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    Dharma Glimpse by Jules

    I was reading an article about how our brains process our thoughts, each thought interlinking, leading to another thought and then another, thus creating chains of thoughts or ‘thought worms’ (as named by Dr. Poppenk and Julie Tseng). It is estimated that we have approximately 6200 of these thought worms a day. But what is interesting is that 80% of them are negative! Even more astonishing is that 95% of our thoughts are repeating themselves day after day. This negative thinking is taking over our brains and we are doing it repeatedly, creating a continuous cycle of pessimism and self-destruction!

    So it got me thinking about my own latest string of negative thoughts. I have been thinking about whether I deserve to be loved. As I reflect upon my thoughts, it reminded me of my childhood, where we would all sit on the grass, picking petals off a daisy, alternating between positive and negative phrases…Love me…Love Me Not?…hoping that when we got to the last petal, the phrase we spoke was positive, as this last petal supposedly represents the truth between the subject of my affection loving me or not.

    The concept of deserving love is subjective and by definition and connotations of the word deserve “is to earn”, so this can become problematic in itself. For me, the question of being worthy or deserving of love, arises from my own self doubt, human expectations, and internalised self-perceptions often comparing myself to others. The constant criticism, rejection, or comparisons to societal standards has contributed to a diminished sense of self-worth. But I don’t feel I need to earn love, but do feel I am worthy of love and thus deserve to be loved.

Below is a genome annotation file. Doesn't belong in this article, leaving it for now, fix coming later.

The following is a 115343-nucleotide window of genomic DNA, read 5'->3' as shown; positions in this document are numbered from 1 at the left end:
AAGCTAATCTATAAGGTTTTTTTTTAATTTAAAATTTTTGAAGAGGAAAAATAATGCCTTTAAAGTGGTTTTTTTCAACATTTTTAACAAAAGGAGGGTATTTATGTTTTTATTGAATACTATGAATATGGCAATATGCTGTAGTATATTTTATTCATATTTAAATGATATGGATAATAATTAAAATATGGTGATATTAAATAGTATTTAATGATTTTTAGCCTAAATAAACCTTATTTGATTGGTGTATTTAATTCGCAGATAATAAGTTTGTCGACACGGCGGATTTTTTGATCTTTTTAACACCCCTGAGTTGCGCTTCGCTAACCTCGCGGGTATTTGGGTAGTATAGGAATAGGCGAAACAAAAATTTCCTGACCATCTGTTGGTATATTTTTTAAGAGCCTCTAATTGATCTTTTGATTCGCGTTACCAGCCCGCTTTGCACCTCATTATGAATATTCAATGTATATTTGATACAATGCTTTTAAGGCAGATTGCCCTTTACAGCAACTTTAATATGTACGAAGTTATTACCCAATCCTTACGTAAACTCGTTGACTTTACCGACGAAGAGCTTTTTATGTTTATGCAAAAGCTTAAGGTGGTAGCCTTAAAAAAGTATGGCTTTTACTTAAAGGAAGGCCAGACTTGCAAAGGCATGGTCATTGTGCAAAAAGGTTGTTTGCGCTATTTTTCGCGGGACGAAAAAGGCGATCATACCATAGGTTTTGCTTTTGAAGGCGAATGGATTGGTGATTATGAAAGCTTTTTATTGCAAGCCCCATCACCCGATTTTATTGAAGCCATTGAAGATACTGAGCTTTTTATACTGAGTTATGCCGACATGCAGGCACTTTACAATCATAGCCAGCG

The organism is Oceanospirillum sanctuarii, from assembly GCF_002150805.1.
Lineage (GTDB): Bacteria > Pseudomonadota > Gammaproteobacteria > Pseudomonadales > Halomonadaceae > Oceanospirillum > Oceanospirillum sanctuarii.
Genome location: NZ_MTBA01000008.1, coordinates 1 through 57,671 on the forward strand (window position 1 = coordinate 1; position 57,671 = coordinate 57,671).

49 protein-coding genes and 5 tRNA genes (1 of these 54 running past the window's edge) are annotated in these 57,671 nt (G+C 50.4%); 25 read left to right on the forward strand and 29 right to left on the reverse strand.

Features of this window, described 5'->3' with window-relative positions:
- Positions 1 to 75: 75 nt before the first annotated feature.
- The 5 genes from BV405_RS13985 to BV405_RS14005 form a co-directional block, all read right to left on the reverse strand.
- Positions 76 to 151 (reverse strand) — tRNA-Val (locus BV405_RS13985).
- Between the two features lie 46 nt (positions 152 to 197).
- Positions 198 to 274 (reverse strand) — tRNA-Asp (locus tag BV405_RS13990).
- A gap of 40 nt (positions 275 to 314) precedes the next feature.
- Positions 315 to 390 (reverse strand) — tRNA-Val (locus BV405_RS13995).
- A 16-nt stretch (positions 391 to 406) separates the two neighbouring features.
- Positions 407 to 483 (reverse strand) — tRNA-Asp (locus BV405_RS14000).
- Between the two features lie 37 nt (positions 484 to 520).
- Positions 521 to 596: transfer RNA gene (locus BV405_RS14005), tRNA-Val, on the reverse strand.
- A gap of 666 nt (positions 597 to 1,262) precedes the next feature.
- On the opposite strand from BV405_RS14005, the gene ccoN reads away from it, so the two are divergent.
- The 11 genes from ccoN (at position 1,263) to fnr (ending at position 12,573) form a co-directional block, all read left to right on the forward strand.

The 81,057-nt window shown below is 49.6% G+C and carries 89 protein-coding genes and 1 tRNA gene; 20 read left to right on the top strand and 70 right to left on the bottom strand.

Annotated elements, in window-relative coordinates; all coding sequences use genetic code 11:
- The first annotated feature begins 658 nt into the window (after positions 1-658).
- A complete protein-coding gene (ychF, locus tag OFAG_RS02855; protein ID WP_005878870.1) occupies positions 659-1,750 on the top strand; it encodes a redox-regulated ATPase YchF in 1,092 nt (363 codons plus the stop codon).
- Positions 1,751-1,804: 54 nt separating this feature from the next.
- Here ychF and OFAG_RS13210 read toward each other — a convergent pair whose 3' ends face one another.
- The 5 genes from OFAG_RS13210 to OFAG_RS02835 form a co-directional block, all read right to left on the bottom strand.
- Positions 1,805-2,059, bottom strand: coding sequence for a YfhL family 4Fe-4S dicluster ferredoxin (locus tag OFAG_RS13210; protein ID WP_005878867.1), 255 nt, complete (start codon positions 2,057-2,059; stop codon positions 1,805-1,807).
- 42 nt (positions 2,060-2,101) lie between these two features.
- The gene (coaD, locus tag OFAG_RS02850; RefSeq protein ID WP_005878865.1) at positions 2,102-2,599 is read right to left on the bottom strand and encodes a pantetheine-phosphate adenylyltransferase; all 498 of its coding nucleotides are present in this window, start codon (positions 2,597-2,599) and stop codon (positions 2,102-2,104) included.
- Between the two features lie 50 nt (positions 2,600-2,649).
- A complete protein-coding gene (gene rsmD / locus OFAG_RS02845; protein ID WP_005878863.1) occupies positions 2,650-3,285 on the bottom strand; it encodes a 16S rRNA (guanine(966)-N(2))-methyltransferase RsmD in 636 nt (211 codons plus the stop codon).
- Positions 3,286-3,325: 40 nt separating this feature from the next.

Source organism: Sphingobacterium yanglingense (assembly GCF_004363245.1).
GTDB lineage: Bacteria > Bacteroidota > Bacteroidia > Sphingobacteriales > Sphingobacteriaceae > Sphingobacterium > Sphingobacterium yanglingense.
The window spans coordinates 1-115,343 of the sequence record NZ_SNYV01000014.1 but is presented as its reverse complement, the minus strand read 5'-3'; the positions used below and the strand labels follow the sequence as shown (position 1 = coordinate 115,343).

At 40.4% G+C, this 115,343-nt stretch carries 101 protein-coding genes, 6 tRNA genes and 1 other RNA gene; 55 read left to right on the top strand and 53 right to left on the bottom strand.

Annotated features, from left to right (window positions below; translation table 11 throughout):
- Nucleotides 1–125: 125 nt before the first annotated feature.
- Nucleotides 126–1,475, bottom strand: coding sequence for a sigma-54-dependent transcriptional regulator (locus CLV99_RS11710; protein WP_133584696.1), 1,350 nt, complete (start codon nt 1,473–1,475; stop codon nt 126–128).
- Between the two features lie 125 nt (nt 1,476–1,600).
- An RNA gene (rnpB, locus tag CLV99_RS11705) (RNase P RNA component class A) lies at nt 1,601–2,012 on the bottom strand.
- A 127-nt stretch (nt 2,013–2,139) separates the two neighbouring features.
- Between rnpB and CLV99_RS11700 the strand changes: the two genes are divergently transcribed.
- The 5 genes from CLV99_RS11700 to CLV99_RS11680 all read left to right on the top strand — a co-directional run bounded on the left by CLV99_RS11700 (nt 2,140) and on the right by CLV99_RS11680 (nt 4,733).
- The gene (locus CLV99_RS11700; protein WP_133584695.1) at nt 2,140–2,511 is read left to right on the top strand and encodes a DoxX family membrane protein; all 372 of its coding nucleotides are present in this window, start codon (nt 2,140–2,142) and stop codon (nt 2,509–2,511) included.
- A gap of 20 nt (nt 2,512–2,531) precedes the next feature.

In Pure Land Buddhism, the compassionate nature of Amida Buddha accepts us just as we are, embracing our perceived unworthiness. Recognising our imperfections, we find solace in the boundless love of the Pure Land, transcending feelings of unworthiness to experience the unconditional acceptance that leads us towards enlightenment. So somehow I need to change my thought process so that I feel good enough “Just as I am”, the bad bits as well as the good bits.

    So the next time I sit in front of of my shrine and pray to Amida Buddha, I am going to play the more humorous twist on the game and chant; “He loves me, he loves me lots!”

    Namo Amida Bu

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